The life history of each transgendered person is unique, molded by their upbringing and their social and financial environments. Typically the early stages of life are happy. Like any other child they develop an understanding of the difference between genders by about the age of 4 years. This is the time when transgendered people begin to realize that they are somehow "different" or have a "problem". The gender they believe to be does not match with the "rules" as applied to their bodies. Transgendered children are told that expressing their transgendered feelings is wrong, silly or even shameful. From here they follow one of two main scenarios.
In the first scenario, rather than succumb to the pressure to conform, many transgendered children repeatedly insist that their gender is what they believe it to be. They remain steadfast in their belief even in the face of ridicule from peers and adults. Puberty is particularly a time of anguish as their bodies show signs of changing in unwanted ways. Medical help is typically sought to delay unwanted physical developments until the person reaches adulthood and can begin the process of transitioning.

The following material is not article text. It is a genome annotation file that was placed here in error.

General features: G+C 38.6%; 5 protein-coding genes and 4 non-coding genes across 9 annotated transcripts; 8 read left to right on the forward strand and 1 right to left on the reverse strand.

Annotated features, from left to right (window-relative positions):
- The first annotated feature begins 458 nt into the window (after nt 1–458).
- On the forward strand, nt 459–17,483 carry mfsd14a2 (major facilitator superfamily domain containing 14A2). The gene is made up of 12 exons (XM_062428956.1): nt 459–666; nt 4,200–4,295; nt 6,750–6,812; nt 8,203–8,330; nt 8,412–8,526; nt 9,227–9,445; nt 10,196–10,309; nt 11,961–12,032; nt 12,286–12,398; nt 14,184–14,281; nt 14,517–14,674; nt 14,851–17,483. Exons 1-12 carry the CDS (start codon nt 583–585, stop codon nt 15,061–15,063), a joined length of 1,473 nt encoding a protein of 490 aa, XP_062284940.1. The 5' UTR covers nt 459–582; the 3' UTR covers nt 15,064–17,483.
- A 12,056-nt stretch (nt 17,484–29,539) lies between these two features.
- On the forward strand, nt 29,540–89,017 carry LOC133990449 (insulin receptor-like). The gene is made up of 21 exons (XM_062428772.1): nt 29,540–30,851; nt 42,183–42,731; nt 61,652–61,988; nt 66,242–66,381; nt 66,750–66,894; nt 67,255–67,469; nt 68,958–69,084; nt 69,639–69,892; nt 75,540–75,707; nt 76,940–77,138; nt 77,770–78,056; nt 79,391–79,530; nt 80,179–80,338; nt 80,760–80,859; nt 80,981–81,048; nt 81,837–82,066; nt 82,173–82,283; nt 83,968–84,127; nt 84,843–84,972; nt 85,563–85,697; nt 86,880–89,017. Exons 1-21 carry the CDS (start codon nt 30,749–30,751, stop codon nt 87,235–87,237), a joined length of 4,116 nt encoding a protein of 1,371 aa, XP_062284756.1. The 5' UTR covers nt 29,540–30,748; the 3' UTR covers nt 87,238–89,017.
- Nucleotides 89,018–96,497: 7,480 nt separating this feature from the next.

In the second scenario, the child tries to conform to the wishes and demands of parents and other adults and gain the acceptance of peers. To do this the child must suppress the transgendered feelings. This leaves the child with confusion and shame. Coping with these internal conflicts often leads to depression. Some manage by denying the existence of the transgendered feelings. Many try to lead stereotypical lifestyles and even marry and have children. Some believe that this will somehow "cure" them. But by their mid 40's and 50's this deep seated conflict erupts in a major personal crises. In order to put things right many attempt to address their transgendered nature openly. They are then faced with the dilemma that the route to their inner peace causes disruption to friends and especially family. Often family, friends and work colleagues are taken by surprise by the revelations.
The decision to transition is never easy. It is associated with emotional pain and confusion and intense feelings of isolation. It is only with the help of sympathetic family, friends and work colleagues that the transition can be successful.